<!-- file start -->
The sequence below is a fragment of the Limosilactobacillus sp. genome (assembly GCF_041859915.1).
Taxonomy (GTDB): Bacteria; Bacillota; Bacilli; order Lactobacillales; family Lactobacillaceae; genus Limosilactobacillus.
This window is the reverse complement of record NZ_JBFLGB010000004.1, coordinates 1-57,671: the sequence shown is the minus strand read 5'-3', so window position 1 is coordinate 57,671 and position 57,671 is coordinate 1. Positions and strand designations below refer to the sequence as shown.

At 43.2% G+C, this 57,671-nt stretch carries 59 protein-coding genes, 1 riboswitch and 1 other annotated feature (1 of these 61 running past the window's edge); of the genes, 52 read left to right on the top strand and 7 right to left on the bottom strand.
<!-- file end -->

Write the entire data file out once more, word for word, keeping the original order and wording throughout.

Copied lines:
The sequence below is a fragment of the Limosilactobacillus sp. genome (assembly GCF_041859915.1).
Taxonomy (GTDB): Bacteria; Bacillota; Bacilli; order Lactobacillales; family Lactobacillaceae; genus Limosilactobacillus.
This window is the reverse complement of record NZ_JBFLGB010000004.1, coordinates 1-57,671: the sequence shown is the minus strand read 5'-3', so window position 1 is coordinate 57,671 and position 57,671 is coordinate 1. Positions and strand designations below refer to the sequence as shown.

At 43.2% G+C, this 57,671-nt stretch carries 59 protein-coding genes, 1 riboswitch and 1 other annotated feature (1 of these 61 running past the window's edge); of the genes, 52 read left to right on the top strand and 7 right to left on the bottom strand.